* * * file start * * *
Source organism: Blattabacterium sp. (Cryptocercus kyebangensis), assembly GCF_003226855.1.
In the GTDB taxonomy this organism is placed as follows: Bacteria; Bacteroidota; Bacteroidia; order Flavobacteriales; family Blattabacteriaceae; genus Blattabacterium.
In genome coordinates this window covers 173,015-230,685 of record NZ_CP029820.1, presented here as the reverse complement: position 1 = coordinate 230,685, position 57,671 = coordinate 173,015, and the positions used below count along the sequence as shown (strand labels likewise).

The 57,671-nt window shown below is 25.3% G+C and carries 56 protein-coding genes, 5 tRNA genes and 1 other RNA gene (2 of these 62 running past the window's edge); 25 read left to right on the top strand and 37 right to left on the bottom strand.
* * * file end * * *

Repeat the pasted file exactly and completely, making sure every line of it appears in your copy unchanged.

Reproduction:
Source organism: Blattabacterium sp. (Cryptocercus kyebangensis), assembly GCF_003226855.1.
In the GTDB taxonomy this organism is placed as follows: Bacteria; Bacteroidota; Bacteroidia; order Flavobacteriales; family Blattabacteriaceae; genus Blattabacterium.
In genome coordinates this window covers 173,015-230,685 of record NZ_CP029820.1, presented here as the reverse complement: position 1 = coordinate 230,685, position 57,671 = coordinate 173,015, and the positions used below count along the sequence as shown (strand labels likewise).

The 57,671-nt window shown below is 25.3% G+C and carries 56 protein-coding genes, 5 tRNA genes and 1 other RNA gene (2 of these 62 running past the window's edge); 25 read left to right on the top strand and 37 right to left on the bottom strand.